On August 11, 1965, in the midst of the Civil Rights movement, the United States reaffirmed that racial tensions were high and that the storm was far from being over and gone.
In the predominately black ‘Watts’ neighborhood of Los Angeles, these tensions reached a breaking point. A white California Highway Patrolman arrested Marquette Frye, a young African-American motorist, on suspicion of drunken driving.
A crowd of spectators gathered near the corner of Avalon Boulevard on 116h Street to watch the arrest. The event would soon turn violent as the onlookers believed it to be yet another incident of racially motivated abuse by the police.
What started as a discontented crowed soon turned into a large-scale riot in the center of the commercial section of Watts – a deeply impoverished section of the community in South Central Los Angeles. For several days, rioters overturned and burned automobiles and looted grocery stores, liquor stores, department stores and pawn shops.
The riot lasted for six days.
Over the course of this riot, more than 14,000 California National Guard troops were mobilized in South Los Angeles and a curfew zone covering a 45 mile radius was established to restore public order.
In total, the rioting claimed the lives of thirty-four people. It also resulted in 1,032 injuries and nearly 4,000 arrests. There was an estimated 40 million dollars worth of property damage.
This riot was considered to be the worst urban uprising in nearly twenty years. Following this moment, multiple riots would ensue in the coming years, including the Detroit Riots and Newark Riots of 1967.
Following the event, public officials argued that this riot was the work of outside agitators. However, an official investigation by Governor Pat Brown’s gubernatorial commission found that the disturbance was the result of the Watt’s community’s longstanding grievances caused by high unemployment rates, substandard housing, and inadequate schools.
Despite the reports findings, city leaders and state officials failed to implement any measures to improve the social and economic standards of the African-American community in the Watt’s neighborhood.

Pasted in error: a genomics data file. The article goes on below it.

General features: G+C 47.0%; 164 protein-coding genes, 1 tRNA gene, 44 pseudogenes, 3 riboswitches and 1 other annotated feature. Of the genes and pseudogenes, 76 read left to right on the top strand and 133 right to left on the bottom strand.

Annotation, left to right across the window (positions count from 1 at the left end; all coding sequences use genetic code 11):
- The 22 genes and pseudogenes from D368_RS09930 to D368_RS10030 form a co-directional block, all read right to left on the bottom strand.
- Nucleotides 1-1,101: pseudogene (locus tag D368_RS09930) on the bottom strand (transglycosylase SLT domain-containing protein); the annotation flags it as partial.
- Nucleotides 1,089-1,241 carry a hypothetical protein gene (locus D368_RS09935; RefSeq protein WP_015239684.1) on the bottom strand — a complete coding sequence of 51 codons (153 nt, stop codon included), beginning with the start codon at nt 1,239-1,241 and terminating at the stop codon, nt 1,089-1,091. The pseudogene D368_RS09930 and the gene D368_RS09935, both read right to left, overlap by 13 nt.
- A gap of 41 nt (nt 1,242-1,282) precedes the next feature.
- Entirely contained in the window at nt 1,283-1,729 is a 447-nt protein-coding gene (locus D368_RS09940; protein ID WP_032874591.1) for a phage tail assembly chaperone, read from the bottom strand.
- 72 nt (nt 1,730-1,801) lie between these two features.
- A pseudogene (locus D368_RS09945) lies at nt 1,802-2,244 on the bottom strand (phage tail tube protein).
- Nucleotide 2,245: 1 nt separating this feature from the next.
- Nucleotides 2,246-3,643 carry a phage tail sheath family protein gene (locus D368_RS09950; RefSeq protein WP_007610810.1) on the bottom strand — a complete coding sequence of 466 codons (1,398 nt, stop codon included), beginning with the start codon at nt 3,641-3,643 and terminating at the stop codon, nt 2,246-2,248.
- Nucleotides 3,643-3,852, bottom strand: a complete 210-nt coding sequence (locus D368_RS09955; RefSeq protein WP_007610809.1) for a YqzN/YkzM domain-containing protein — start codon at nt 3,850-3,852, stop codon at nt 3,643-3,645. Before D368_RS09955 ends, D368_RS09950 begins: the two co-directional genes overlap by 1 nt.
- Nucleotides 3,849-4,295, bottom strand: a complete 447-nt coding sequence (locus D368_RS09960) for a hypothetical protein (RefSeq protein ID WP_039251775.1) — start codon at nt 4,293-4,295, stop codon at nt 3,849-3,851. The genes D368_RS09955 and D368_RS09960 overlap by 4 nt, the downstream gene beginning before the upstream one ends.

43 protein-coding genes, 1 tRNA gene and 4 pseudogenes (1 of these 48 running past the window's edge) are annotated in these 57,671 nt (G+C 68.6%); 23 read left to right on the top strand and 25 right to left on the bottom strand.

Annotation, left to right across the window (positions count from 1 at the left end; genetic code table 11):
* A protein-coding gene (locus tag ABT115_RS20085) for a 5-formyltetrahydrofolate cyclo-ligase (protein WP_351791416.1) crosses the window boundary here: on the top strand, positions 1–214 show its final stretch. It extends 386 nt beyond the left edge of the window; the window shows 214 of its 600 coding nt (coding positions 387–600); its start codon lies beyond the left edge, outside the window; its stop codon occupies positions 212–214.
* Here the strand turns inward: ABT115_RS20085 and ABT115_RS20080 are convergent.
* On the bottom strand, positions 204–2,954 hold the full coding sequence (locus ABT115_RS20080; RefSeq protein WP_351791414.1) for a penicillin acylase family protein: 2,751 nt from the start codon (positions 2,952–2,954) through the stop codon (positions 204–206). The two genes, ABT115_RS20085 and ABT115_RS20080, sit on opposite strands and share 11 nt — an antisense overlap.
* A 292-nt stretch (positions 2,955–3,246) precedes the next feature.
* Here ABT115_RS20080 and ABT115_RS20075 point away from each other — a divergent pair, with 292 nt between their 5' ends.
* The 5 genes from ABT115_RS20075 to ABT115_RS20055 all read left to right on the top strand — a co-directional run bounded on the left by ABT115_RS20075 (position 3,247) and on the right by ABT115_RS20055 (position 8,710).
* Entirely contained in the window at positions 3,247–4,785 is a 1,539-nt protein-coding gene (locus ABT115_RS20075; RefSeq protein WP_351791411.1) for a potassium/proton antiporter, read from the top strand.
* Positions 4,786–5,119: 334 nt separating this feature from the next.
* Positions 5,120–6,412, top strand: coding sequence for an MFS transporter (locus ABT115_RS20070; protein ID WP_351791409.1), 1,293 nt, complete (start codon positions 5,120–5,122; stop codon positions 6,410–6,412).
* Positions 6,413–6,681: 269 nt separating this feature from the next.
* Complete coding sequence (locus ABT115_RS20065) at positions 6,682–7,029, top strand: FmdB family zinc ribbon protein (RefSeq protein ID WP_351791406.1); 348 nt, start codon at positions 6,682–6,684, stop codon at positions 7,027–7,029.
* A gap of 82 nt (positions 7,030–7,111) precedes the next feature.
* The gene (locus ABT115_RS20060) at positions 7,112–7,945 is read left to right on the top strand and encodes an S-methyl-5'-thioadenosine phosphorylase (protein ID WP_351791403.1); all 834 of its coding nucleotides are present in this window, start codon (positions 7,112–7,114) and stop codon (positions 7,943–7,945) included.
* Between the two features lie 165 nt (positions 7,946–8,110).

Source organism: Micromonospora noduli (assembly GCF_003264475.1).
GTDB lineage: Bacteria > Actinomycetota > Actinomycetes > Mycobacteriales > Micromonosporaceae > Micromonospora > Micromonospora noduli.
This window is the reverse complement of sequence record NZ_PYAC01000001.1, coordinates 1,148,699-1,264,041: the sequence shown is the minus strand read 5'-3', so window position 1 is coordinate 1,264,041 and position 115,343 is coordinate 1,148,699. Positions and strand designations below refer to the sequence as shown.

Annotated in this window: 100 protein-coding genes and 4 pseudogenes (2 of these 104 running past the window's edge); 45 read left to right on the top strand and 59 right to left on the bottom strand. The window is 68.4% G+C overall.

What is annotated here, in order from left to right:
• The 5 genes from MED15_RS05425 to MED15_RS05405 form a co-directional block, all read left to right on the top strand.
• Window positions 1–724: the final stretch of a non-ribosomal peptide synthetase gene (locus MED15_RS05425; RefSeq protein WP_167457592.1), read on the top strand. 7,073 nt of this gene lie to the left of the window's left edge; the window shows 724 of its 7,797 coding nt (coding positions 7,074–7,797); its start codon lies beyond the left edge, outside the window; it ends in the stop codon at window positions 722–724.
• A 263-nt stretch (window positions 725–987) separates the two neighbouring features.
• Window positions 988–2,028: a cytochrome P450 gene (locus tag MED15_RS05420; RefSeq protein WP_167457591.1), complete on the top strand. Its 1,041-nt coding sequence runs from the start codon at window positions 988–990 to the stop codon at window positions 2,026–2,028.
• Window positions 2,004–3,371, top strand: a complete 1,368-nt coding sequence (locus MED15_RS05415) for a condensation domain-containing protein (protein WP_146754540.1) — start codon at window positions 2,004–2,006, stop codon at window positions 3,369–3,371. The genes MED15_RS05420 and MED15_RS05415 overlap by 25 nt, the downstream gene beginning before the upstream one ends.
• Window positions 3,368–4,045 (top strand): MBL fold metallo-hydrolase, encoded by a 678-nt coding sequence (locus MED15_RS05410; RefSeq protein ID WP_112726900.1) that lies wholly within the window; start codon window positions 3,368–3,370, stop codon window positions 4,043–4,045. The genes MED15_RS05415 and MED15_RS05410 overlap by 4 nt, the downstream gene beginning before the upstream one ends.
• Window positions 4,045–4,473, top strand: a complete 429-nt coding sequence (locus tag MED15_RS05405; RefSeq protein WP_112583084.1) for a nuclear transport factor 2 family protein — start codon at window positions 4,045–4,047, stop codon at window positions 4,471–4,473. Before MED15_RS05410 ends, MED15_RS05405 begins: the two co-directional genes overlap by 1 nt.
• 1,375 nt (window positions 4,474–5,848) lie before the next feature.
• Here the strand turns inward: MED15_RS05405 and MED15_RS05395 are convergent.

Often times, we read about uprisings like this during the Civil Rights era. We hear horror stories of protestors being mercilessly beaten, punished with fire hoses, and attacked by dogs.
We think of all of these things as moments in the past. We believe that the this dark period in our nation’s history is over – though it didn’t happen that long ago. Yet, ghosts of this moment still lurk.
We still have the stories of Ferguson, Baltimore, and countless other acts of potentially racially motivated acts happening everyday. It would seem that we are not free of the racist attitudes that have long plagued our nation’s history.
What’s important to understand when reading history is that just because something existed in the past does not mean it has stayed there. It does not mean that the wounds have been healed. It does not mean the incident was isolated.
We cannot do ourselves the disservice of pretending that racism is done, that the justice system is color-blind, and that minority youths are given every opportunity white youths are.
That would be an ignorant, historically inaccurate, and deeply misguided analysis.
We don’t have to agree with violence. Most don’t. In fact, it was Martin Luther King Jr. who said that, “violence as a way of achieving racial justice is both impractical and immoral.”
But, we don’t have to agree with the methods of the movement to agree with the principle of that movement.
Dr. King also said that, “injustice anywhere is a threat to justice everywhere.”
History give us truth. It is our duty to recognize it. History gives us reason. It’s our duty to fight for it.